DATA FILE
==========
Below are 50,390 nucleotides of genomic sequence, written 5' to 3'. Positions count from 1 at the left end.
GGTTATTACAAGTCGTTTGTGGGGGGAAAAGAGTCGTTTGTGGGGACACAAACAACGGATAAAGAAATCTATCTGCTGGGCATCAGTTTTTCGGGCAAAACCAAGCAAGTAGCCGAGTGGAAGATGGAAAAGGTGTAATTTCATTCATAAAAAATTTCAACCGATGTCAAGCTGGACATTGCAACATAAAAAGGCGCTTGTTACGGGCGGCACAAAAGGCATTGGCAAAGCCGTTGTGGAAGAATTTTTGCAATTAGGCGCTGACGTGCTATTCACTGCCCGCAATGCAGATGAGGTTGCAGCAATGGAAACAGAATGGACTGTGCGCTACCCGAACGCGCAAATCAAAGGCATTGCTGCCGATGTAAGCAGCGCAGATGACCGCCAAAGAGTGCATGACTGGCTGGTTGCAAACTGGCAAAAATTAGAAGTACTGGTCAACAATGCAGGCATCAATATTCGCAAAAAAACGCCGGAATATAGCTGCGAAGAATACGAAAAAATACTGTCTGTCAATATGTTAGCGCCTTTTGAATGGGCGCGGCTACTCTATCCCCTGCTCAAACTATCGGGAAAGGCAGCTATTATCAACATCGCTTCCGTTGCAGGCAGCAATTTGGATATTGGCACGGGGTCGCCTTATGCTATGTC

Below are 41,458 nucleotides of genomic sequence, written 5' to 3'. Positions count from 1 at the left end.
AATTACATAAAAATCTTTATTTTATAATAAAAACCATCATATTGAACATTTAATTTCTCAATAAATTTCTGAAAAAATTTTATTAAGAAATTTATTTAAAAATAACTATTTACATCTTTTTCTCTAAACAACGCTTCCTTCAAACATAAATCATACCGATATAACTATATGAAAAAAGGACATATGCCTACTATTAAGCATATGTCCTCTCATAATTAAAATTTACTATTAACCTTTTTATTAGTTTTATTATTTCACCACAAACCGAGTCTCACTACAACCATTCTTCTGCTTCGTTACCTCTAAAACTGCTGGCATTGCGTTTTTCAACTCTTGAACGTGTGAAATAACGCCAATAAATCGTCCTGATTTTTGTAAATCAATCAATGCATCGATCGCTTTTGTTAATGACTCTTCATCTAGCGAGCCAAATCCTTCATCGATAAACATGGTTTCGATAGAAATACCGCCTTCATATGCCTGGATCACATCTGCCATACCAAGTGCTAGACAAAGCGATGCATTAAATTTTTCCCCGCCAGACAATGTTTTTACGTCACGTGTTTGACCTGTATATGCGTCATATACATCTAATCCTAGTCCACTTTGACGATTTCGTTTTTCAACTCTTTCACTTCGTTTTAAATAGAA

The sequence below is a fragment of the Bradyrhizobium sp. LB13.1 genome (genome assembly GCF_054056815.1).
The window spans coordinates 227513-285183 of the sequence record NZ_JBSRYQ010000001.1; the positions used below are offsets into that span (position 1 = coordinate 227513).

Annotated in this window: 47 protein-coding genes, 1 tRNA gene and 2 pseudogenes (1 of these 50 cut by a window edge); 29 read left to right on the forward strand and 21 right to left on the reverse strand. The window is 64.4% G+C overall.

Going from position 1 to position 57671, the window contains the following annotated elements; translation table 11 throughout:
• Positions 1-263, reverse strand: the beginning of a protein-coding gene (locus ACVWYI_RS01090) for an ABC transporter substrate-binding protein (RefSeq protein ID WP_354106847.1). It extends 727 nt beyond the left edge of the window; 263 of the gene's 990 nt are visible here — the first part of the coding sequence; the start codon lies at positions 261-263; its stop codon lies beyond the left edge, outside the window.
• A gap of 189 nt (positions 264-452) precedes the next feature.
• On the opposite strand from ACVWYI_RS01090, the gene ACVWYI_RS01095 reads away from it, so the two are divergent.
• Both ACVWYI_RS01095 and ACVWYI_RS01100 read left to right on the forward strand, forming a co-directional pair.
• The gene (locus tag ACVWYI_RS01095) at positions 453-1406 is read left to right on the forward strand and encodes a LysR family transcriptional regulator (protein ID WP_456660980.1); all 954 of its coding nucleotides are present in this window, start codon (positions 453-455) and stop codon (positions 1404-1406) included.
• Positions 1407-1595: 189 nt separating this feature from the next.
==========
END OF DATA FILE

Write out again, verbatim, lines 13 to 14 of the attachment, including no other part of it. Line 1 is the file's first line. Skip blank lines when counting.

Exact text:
• The gene (locus tag ACVWYI_RS01095) at positions 453-1406 is read left to right on the forward strand and encodes a LysR family transcriptional regulator (protein ID WP_456660980.1); all 954 of its coding nucleotides are present in this window, start codon (positions 453-455) and stop codon (positions 1404-1406) included.
• Positions 1407-1595: 189 nt separating this feature from the next.